’ . . . A little girl who brought the world together--for a moment.’
It was 40 years ago next Sunday that 3-year-old Kathy Fiscus fell into an abandoned well while playing in a field near her San Marino home. As thousands of Southern Californians sat transfixed in front of their television sets, frantic volunteers clawed at the earth to reach the child trapped nearly 100 feet down in a narrow pipe.
After 52 hours they did reach her, only to learn that she apparently had been dead almost from the start.
Today, Alice Fiscus, Kathy’s widowed mother, lives in the San Diego County community of Rancho Bernardo, doing volunteer work for Pomerado Hospital and being reminded now and again of that ghastly weekend in 1949.
“Especially at this time of year . . . ,” she says.
There are, she adds, “little things that occur. . . . There is rarely a time when I show a charge card or give my name that people don’t start talking about Kathy, without even knowing that I am related . . . .”
Once, a man called to ask what had happened to all the royalties from a recorded song about Kathy. “That came as a jolt to me,” she says, “that people thought we made money out of it. We never gave permission for any song, poem or movie about her. Any money that came in went to the fund for the rescue workers.”
Kathy’s death was brought back to her vividly in October, 1987, when 18-month-old Jessica McClure plunged down a shaft in Texas. Jessica survived. But the circumstances and the massive rescue efforts in both cases were so similar that Fiscus was moved to send her “love and prayers” to Jessica’s family.
And although she had never before granted an interview, she relented then because “it might help other children.”
Although so-called “Kathy Fiscus laws” were quickly enacted to require the filling and capping of abandoned wells, Alice Fiscus said she is appalled that “you see so many construction sites where they have dug large holes. . . . The rain gets in there and a child could fall in.”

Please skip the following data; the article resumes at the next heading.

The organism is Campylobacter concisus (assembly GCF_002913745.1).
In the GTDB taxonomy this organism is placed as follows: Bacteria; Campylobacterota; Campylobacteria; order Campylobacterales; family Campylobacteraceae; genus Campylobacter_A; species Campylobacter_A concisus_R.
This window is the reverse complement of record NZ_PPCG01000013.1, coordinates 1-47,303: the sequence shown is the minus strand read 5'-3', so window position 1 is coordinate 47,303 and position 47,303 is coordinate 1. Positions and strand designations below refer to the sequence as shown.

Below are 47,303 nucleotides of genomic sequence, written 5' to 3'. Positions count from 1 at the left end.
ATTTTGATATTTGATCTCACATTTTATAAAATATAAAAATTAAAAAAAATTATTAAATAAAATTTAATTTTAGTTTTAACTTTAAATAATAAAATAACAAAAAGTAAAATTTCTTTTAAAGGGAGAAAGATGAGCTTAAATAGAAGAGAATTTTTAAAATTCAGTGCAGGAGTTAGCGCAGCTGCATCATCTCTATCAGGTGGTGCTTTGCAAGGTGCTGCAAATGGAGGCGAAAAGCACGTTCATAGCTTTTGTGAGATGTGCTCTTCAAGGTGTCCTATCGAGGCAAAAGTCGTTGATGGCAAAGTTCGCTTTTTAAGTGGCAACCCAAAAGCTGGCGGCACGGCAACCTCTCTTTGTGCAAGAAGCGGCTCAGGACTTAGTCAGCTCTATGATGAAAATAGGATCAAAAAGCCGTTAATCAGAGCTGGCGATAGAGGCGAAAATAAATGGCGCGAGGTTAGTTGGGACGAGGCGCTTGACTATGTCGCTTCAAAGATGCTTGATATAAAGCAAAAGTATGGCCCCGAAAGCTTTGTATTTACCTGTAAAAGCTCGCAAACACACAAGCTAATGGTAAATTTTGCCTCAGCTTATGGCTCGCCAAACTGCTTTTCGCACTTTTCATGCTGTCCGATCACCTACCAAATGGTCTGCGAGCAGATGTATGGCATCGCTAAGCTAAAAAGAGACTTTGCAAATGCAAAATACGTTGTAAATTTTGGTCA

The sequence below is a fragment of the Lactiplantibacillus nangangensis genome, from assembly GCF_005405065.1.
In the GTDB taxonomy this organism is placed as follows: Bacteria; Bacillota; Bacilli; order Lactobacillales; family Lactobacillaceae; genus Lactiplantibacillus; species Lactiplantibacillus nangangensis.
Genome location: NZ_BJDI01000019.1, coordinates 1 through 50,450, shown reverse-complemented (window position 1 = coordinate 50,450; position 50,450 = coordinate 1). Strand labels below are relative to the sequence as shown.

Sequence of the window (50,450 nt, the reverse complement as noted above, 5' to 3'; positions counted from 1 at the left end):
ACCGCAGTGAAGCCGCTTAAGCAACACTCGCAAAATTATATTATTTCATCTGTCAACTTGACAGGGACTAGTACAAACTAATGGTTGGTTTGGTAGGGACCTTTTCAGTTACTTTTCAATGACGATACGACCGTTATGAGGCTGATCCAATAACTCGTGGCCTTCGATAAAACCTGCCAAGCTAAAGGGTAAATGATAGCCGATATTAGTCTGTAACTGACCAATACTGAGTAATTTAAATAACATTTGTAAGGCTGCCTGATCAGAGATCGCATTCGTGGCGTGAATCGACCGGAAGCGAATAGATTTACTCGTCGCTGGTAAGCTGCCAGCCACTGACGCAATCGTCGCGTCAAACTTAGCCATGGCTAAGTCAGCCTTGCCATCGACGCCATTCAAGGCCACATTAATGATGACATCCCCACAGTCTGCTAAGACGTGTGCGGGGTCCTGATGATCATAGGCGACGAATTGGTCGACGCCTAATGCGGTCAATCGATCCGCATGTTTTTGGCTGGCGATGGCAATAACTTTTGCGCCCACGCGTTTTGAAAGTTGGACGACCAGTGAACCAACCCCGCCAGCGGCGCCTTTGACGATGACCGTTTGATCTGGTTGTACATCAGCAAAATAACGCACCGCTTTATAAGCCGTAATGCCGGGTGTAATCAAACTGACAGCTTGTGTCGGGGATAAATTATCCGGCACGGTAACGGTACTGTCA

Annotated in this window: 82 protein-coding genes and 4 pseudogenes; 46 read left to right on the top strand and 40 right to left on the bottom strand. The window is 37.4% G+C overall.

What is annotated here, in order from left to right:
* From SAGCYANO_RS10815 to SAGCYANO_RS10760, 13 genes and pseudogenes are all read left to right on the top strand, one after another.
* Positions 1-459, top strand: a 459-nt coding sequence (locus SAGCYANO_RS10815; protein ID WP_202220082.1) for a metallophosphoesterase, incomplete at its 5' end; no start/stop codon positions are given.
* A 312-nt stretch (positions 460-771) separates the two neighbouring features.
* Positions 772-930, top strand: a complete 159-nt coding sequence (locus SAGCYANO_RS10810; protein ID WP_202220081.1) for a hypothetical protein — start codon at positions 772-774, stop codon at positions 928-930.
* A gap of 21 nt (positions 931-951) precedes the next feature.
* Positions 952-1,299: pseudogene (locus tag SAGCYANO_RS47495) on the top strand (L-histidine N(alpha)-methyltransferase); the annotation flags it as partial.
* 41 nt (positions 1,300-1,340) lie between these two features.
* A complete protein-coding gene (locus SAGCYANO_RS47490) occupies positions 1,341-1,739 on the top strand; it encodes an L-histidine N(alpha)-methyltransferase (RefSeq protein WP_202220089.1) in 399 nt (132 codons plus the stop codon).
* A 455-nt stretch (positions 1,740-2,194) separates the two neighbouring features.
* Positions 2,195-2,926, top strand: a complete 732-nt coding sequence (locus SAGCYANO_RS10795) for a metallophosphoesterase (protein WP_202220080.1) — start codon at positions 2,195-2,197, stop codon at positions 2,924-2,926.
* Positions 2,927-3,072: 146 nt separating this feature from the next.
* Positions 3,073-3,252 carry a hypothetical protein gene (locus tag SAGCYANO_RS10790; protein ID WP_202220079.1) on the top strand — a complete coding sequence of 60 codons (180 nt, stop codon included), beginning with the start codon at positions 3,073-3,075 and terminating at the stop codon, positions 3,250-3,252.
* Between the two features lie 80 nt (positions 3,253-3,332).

The old well that claimed her daughter has long since been filled in. There is no trace of it on what is now an athletic field at San Marino High School. The nearest reference is a bronze marker behind the San Marino City Library, a few blocks away. It recalls Kathy as “a little girl who brought the world together--for a moment.”
Alice and David Fiscus and their other daughter, Barbara--who was 9 at the time of the tragedy--moved to Monterey in 1968 when he was transferred by California American Water Co. Five years later he retired and they moved to Hidden Meadows near Escondido. He died in 1975.
Barbara, also widowed, now lives near her mother in Rancho Bernardo.
Friendly, white-haired Alice Fiscus still cannot forget that the tragedy gripped so many people throughout the world. “It was astounding to us,” she says. “We got tens of thousands of letters from (almost every) country. It was the most marvelous outpouring of love. We went through every one of them.”
Kathy is buried in Chula Vista, where the family originally lived. Alice Fiscus says that when she visits the grave, she usually finds that someone has left flowers.
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